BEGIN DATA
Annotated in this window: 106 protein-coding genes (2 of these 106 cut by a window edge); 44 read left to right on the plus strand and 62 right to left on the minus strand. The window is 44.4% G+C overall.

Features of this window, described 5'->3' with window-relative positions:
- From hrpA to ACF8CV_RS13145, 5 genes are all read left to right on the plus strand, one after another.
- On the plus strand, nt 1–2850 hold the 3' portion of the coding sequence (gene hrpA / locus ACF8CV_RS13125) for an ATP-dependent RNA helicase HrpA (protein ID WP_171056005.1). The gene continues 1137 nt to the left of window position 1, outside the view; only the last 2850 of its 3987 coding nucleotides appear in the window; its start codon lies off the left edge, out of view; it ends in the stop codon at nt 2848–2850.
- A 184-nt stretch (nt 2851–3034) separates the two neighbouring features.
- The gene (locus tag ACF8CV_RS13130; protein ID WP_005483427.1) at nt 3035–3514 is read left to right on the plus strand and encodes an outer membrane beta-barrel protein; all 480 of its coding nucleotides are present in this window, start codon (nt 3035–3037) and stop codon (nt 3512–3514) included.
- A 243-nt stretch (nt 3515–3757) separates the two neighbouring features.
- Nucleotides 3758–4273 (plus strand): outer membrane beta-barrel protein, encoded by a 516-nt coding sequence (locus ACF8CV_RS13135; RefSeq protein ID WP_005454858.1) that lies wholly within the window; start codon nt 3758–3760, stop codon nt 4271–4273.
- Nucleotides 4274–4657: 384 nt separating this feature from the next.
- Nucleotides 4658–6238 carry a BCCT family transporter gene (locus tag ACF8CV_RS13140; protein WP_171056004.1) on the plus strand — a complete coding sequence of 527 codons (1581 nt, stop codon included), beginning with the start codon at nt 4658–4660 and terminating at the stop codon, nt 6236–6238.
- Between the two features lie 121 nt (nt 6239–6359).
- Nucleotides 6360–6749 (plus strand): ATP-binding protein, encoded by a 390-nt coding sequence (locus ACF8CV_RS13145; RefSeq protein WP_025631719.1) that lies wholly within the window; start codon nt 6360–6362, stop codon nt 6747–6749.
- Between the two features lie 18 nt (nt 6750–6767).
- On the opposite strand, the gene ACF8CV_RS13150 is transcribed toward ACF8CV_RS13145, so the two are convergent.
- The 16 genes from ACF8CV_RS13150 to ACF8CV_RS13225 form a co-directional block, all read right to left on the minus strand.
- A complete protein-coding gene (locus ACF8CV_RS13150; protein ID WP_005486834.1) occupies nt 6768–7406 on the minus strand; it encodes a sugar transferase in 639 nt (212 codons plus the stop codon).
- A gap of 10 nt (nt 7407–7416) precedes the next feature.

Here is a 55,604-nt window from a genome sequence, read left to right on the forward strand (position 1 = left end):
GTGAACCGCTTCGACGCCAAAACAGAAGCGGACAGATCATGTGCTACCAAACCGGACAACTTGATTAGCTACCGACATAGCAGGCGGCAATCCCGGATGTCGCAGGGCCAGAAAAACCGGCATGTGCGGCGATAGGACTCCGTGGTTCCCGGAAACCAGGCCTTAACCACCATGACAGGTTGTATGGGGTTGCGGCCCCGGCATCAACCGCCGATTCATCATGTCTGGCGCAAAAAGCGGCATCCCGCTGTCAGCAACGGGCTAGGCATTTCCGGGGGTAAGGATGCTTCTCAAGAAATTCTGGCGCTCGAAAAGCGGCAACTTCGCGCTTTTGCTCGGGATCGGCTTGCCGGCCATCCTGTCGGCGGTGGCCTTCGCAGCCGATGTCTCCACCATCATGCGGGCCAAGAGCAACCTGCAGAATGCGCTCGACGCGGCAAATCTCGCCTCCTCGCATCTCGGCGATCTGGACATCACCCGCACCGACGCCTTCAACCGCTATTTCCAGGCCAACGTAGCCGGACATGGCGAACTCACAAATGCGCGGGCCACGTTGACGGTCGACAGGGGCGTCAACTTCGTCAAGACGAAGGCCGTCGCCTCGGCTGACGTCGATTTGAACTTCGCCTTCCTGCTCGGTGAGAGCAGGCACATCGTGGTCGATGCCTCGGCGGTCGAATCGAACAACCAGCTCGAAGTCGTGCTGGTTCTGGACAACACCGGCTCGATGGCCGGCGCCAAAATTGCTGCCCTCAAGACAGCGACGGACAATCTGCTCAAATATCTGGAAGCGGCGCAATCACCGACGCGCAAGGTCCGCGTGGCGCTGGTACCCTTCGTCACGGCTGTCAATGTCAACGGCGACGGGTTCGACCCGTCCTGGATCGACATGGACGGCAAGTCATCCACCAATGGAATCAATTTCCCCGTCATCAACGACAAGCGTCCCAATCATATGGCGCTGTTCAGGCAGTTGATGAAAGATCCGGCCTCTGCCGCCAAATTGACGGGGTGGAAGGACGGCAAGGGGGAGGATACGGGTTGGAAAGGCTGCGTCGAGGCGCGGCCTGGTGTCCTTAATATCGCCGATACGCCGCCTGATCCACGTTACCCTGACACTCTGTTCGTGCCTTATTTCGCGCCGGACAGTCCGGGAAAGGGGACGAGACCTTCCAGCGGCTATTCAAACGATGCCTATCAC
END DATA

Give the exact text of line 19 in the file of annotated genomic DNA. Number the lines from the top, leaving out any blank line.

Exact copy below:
GTGAACCGCTTCGACGCCAAAACAGAAGCGGACAGATCATGTGCTACCAAACCGGACAACTTGATTAGCTACCGACATAGCAGGCGGCAATCCCGGATGTCGCAGGGCCAGAAAAACCGGCATGTGCGGCGATAGGACTCCGTGGTTCCCGGAAACCAGGCCTTAACCACCATGACAGGTTGTATGGGGTTGCGGCCCCGGCATCAACCGCCGATTCATCATGTCTGGCGCAAAAAGCGGCATCCCGCTGTCAGCAACGGGCTAGGCATTTCCGGGGGTAAGGATGCTTCTCAAGAAATTCTGGCGCTCGAAAAGCGGCAACTTCGCGCTTTTGCTCGGGATCGGCTTGCCGGCCATCCTGTCGGCGGTGGCCTTCGCAGCCGATGTCTCCACCATCATGCGGGCCAAGAGCAACCTGCAGAATGCGCTCGACGCGGCAAATCTCGCCTCCTCGCATCTCGGCGATCTGGACATCACCCGCACCGACGCCTTCAACCGCTATTTCCAGGCCAACGTAGCCGGACATGGCGAACTCACAAATGCGCGGGCCACGTTGACGGTCGACAGGGGCGTCAACTTCGTCAAGACGAAGGCCGTCGCCTCGGCTGACGTCGATTTGAACTTCGCCTTCCTGCTCGGTGAGAGCAGGCACATCGTGGTCGATGCCTCGGCGGTCGAATCGAACAACCAGCTCGAAGTCGTGCTGGTTCTGGACAACACCGGCTCGATGGCCGGCGCCAAAATTGCTGCCCTCAAGACAGCGACGGACAATCTGCTCAAATATCTGGAAGCGGCGCAATCACCGACGCGCAAGGTCCGCGTGGCGCTGGTACCCTTCGTCACGGCTGTCAATGTCAACGGCGACGGGTTCGACCCGTCCTGGATCGACATGGACGGCAAGTCATCCACCAATGGAATCAATTTCCCCGTCATCAACGACAAGCGTCCCAATCATATGGCGCTGTTCAGGCAGTTGATGAAAGATCCGGCCTCTGCCGCCAAATTGACGGGGTGGAAGGACGGCAAGGGGGAGGATACGGGTTGGAAAGGCTGCGTCGAGGCGCGGCCTGGTGTCCTTAATATCGCCGATACGCCGCCTGATCCACGTTACCCTGACACTCTGTTCGTGCCTTATTTCGCGCCGGACAGTCCGGGAAAGGGGACGAGACCTTCCAGCGGCTATTCAAACGATGCCTATCAC